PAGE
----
Presentation at silverstone: this is what the new formula 1 car for 2022 looks like!

First real pictures: Formula 1 unveiled a prototype for the 2022 season under the then new regulations for the first time at Silverstone

Presentation at Silverstone: This is what the new Formula 1 car for 2022 looks like!

This is what the Formula 1 of the future looks like: At Silverstone, the racing series unveiled a first prototype for the 2022 season. Then a new set of Formula 1 regulations takes effect, which will change the appearance of the cars. And the model now presented gives a first visual impression of the future Formula 1 race car as envisioned by the makers of the racing series.

Formula 1 sports boss Ross Brawn refers to the “beginning of a new era” and explains: “With the current cars, the drivers still have problems following each other. The rules for 2022 address this issue. This will give us the chance for closer duels and more wheel-to-wheel scenes.”

Because a set of financial regulations based on a budget cap has been drawn up in parallel with the technical regulations, Brawn sees the conditions for “a somewhat more balanced championship. He also expects “the gaps in the field to close.

And so to the external features of the new Formula 1 car, as it was now shown in Silverstone: One of the most striking new features compared to the current car is the lowered, wide nose, which is directly connected to the front wing and its flaps.

Formula 1 car 2022

Formula 1 car 2022

Formula 1 car 2022

Formula 1 car 2022

Formula 1 car 2022

The rear wing will also have a new shape, with no side end plates at the same height as the wing profiles. The end plates, which will be positioned further down in the future, will be much narrower, and the rear wing itself will be smaller than before.

Formula 1 2022: The underbody is where most of the action will be!

The biggest changes, however, are underneath the car: several Venturi ducts channel the air from the sidepods along the underbody and toward the diffuser, taking advantage of the ground effect. From 2022, therefore, there will be significantly more downforce under the car, which should make it easier to pull away from another car. Here are the first details on the drivers confirmed so far for 2022!

Formula 1 is thus moving away from its principle of a flat underbody. This was introduced in 1983 because the ground-effect cars with side skirts that had prevailed until then had simply become too fast. Until 1982, this had led to numerous serious accidents. But now the ground effect makes its Formula 1 comeback.

The following car loses less downforce

The Halo cockpit protection also features on the 2022 Formula 1 car. On the other hand, small air deflectors will be added above the front wheels to minimize turbulence. This also reduces dirty air and should help a following vehicle catch up.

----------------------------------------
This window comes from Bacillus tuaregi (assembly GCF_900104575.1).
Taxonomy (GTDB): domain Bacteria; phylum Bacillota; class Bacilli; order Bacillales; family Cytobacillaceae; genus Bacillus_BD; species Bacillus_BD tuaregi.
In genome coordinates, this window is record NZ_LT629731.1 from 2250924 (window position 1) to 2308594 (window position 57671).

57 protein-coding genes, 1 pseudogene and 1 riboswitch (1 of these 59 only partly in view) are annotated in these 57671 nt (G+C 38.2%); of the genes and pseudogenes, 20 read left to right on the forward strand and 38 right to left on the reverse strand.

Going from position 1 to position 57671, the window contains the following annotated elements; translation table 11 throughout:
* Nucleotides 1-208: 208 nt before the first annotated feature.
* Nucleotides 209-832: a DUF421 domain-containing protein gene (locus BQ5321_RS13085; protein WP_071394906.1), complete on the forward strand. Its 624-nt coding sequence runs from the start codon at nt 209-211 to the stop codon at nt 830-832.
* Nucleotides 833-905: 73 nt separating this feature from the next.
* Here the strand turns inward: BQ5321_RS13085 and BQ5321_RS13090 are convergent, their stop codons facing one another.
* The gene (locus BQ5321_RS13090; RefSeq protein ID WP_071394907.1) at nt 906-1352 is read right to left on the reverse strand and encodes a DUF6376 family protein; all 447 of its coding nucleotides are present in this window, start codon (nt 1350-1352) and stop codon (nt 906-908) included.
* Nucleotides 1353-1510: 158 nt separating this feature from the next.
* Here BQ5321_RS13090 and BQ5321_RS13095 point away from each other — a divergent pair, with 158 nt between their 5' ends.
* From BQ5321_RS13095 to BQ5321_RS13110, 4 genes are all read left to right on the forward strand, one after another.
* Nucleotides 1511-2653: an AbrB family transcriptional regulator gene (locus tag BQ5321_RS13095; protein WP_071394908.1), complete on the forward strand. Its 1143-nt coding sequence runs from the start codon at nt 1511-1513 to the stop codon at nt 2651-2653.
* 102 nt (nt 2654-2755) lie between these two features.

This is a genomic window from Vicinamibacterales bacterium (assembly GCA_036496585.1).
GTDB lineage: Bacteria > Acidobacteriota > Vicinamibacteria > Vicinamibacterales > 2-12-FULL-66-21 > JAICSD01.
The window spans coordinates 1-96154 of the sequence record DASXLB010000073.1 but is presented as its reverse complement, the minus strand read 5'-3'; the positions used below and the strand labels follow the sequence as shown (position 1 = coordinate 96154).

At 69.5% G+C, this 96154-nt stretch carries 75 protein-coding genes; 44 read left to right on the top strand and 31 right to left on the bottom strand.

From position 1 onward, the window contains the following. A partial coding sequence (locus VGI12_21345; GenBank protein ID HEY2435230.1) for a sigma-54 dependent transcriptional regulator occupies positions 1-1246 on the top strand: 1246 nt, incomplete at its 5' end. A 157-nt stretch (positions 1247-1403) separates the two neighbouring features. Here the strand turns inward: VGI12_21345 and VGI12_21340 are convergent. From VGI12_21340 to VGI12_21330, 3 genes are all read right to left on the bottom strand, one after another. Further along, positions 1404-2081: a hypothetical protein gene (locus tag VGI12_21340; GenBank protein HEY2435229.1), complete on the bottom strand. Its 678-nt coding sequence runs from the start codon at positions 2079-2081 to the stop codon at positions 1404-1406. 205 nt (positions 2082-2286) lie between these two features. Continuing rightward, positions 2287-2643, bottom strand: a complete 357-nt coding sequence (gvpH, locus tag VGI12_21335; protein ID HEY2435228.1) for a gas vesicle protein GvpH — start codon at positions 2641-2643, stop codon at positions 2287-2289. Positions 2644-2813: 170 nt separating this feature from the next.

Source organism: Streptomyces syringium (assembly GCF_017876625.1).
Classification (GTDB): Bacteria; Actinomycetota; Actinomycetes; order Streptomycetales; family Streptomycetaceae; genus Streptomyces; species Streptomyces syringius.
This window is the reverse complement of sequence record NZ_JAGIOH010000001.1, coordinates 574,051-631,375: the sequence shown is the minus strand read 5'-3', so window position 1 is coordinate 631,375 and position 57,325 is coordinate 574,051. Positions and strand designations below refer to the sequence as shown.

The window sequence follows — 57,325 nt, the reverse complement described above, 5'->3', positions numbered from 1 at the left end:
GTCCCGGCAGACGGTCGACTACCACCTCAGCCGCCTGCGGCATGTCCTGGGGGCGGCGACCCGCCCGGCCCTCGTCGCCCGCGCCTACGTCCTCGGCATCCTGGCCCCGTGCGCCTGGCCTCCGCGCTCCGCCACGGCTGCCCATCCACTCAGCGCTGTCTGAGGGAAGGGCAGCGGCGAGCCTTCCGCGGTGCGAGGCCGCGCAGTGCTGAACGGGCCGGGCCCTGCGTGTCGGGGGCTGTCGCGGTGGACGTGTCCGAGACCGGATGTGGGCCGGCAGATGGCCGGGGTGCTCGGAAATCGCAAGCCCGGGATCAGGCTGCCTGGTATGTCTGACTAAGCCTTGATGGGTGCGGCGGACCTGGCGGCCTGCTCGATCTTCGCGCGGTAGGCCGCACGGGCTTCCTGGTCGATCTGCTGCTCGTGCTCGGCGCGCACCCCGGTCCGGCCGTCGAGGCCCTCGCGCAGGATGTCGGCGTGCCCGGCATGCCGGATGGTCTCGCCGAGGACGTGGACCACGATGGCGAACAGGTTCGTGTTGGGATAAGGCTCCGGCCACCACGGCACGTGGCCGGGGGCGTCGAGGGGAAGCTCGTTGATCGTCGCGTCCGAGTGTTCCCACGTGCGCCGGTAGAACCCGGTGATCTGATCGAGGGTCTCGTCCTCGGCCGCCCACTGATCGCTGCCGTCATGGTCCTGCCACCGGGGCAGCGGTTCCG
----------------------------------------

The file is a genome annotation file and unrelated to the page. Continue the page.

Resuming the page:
Formula One studies show that under current regulations, cars have lost up to 45 percent downforce when chasing another car. Under the new Formula 1 regulations, this figure is expected to be between five and ten percent. In theory, that makes for better racing. Click here for first details of the 2022 Formula 1 calendar!

Nikolas Tombazis, technical director of the Federation Internationale de l’Automobile (FIA), explained months ago: “We want to make duels possible again, without the tires degrading and the attacker only having a limited time window in which to attack.”

Formula 1 2022 will be slower

And that brings us to the next change: the previous 13-inch wheels are giving way to the new 18-inch wheels. This also has consequences for the visual appearance of the cars, which will “look exciting” from 2022 onwards, according to Formula 1 sports boss Ross Brawn and that “even at a standstill”. The new racing cars will also be “considerably more robust” be built.

All these changes will probably slow down the Formula 1 by several seconds per lap.

At least, that’s how Tombazis expects it to work, based on simulations he and his technical team have created over the years.

So much simulation work has gone into the new Formula 1 car

Total 7.500 simulations are said to have run, for a petabyte of data. By the way, this corresponds to 1.000 terabytes or, according to Formula 1 data, the data shortage of a good third of all photos on Facebook. If you were to fill desk drawers with printouts, you would need 40 million drawers.

Like this post? Please share to your friends:
Leave a Reply

;-) :| :x :twisted: :smile: :shock: :sad: :roll: :razz: :oops: :o :mrgreen: :lol: :idea: :grin: :evil: :cry: :cool: :arrow: :???: :?: :!: